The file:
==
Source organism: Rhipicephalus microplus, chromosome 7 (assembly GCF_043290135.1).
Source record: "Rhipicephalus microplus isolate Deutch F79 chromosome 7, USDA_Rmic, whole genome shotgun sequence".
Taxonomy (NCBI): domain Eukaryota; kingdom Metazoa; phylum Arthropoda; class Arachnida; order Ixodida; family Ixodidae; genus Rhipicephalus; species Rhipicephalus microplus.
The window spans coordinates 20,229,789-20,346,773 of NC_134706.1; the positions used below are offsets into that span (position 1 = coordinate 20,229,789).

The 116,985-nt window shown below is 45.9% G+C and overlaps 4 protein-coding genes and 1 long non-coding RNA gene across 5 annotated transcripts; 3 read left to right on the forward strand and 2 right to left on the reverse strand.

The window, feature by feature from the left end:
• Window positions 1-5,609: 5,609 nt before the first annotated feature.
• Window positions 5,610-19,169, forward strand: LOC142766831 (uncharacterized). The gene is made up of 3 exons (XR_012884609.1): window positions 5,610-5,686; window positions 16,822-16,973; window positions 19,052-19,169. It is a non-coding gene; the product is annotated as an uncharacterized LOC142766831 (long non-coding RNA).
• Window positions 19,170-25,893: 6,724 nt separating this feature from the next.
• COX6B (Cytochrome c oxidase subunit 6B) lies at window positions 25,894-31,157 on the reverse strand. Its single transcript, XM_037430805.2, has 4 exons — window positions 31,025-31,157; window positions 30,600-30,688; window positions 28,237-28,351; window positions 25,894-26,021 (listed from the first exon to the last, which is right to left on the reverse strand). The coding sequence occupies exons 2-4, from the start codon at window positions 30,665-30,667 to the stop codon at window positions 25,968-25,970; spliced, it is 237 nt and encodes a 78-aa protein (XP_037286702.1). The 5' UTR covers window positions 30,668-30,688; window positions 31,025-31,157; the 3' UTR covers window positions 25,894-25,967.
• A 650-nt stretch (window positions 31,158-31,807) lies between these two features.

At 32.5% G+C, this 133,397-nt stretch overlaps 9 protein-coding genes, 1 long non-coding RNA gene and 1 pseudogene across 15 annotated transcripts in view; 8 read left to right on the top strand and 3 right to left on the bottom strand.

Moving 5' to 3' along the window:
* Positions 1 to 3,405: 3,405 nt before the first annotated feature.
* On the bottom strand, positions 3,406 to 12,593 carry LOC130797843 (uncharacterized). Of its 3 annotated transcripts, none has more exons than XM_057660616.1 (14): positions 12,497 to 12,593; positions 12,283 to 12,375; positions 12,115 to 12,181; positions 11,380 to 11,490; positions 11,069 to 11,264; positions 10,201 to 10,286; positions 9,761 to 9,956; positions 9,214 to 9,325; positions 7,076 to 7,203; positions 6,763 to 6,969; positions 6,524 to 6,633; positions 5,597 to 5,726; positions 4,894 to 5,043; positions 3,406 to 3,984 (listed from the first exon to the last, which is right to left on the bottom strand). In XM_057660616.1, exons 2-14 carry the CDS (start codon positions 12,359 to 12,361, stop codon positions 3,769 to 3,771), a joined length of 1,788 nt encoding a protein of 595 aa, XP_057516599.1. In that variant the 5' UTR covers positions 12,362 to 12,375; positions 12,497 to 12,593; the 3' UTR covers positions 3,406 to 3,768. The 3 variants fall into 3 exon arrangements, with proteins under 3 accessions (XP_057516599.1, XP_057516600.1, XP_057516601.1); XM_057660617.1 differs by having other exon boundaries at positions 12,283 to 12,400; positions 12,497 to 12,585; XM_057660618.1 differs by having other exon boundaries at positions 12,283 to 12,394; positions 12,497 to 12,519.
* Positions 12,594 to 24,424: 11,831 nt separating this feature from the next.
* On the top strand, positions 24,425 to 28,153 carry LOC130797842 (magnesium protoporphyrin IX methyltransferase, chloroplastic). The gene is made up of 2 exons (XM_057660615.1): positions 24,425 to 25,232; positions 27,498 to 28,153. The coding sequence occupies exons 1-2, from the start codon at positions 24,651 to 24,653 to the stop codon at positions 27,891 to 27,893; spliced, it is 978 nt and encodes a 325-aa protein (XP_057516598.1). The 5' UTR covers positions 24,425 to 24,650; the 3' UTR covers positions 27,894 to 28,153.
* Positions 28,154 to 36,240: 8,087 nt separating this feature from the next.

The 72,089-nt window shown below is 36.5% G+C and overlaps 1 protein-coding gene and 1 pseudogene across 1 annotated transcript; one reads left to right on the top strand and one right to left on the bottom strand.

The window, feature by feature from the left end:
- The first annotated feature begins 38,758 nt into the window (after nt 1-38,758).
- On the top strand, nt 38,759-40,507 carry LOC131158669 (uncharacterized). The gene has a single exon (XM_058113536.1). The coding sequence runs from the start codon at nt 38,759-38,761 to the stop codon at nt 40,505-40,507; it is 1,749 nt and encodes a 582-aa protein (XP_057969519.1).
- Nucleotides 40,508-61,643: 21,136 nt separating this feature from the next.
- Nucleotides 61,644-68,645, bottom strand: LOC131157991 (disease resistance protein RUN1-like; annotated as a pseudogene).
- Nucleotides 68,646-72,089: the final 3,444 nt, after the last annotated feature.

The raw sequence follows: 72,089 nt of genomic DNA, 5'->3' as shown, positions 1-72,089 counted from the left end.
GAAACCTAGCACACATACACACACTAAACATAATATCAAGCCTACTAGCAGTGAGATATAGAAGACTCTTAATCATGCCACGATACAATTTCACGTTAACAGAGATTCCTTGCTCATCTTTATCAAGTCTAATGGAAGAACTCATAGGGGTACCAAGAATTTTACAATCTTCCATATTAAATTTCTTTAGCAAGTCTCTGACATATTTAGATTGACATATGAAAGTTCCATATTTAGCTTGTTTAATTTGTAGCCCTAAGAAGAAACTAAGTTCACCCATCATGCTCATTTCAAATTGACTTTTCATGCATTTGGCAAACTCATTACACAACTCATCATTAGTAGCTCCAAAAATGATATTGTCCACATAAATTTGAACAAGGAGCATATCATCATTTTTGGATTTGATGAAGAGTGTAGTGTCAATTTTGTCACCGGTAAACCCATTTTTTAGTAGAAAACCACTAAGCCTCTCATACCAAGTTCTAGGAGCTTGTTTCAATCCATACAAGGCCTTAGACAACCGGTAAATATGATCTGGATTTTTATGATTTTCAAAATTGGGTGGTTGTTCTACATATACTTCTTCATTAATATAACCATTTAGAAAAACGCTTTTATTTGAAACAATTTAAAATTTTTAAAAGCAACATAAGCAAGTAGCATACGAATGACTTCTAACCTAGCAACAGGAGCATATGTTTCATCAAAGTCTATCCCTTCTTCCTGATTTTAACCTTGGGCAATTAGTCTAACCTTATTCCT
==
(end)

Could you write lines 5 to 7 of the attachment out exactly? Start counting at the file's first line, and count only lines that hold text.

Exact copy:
The 116,985-nt window shown below is 45.9% G+C and overlaps 4 protein-coding genes and 1 long non-coding RNA gene across 5 annotated transcripts; 3 read left to right on the forward strand and 2 right to left on the reverse strand.

The window, feature by feature from the left end:
• Window positions 1-5,609: 5,609 nt before the first annotated feature.